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Richard, If the galaxies are 70 million light years away clearly it took 70 million years for the electromagnetic energy to reach the Earth and this array as said energy cannot travel faster than 186,000 miles a second, or in physics parlance, c. Ergo, when the radio waves this impressive array is detecting and painting on a computer screen left the those colliding galaxies, the dinosaurs had another five million years to live before a giant rock hit that is now the Yucatan Peninsula and sent them to extinction.

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Dennis Wuest, it is indeed a matter of time as well as distance. We are seeing the 2 galaxies as they looked 70 million years ago, because it took the light of their collision that long to reach us. We do not know, and can never know what they look like "right now"; we'll have to wait 70 million years for that.

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To Richard M. in Pasadena: viewing something 70 million light years away IS INDEED seeing the object as it was 70 million years ago. Since nothing travels faster than the speed of light, this should be easy for even the youngest grade school child to comprehend.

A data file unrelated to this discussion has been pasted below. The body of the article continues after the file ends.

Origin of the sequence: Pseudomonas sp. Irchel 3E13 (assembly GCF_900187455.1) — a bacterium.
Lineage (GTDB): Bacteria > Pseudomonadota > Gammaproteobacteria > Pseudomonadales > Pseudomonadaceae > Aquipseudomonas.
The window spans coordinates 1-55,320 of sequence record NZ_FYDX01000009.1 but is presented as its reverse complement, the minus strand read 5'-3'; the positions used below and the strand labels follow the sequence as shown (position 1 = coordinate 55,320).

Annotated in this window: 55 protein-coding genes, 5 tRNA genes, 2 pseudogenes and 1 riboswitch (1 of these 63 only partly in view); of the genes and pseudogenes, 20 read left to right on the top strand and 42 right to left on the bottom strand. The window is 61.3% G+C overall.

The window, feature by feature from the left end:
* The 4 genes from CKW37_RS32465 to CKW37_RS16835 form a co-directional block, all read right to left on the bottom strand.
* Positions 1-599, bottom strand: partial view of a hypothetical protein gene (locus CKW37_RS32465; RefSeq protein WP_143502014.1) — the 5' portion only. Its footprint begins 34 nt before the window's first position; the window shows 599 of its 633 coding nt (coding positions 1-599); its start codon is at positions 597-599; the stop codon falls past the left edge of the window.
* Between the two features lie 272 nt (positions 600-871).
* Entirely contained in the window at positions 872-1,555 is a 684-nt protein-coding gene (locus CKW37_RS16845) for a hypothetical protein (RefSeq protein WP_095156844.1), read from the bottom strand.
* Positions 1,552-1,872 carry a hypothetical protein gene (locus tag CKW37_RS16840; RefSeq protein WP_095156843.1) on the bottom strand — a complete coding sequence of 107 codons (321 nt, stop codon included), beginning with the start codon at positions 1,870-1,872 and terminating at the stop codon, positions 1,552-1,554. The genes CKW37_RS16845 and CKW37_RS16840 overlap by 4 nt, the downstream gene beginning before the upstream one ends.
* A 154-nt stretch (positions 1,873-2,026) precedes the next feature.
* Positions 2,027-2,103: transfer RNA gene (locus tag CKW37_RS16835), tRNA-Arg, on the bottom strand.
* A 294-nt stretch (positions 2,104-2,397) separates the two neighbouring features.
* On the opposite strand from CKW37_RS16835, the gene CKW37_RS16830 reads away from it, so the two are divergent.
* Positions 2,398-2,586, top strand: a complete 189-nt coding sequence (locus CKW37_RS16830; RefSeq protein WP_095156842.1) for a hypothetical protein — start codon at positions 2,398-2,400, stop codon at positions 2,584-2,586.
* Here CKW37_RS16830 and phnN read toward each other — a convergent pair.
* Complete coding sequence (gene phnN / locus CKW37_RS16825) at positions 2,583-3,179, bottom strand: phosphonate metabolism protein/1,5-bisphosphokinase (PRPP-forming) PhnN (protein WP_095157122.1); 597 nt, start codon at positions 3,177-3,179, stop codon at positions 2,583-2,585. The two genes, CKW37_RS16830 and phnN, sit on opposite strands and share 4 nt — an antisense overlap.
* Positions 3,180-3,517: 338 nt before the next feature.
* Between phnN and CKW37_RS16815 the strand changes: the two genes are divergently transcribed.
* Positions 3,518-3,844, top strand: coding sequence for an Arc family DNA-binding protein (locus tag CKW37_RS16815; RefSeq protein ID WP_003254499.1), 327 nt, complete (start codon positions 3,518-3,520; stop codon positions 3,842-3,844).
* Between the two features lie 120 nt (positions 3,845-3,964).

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Richard of Pasadena: By saying that the image being imaged is 70 million light years away, you are simultaneously saying that it took 70 million years for the light we are observing to get to us. (Your definition of light year is accurate.) So, the light we are seeing was emitted 70 million years ago, making the image we are seeing 70 million years old. Therefore, the event in the photo is 70 million years old. That's why the scientists say that we are able to look further and further into the past with more and more powerful telescopes.

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@Richard M., Pasadena said, "Nowhere in the Article does it say what you are seeing is '70 Million Years ago'". So, Richard, if the galaxies are 70 million light years away, just how long do you believe it took for the light to GET to the ALMA array? Two weeks? Are you haggling over perceived differences in the speed of light, or does the definition "how far light travels in a year" mean something different to you than is described?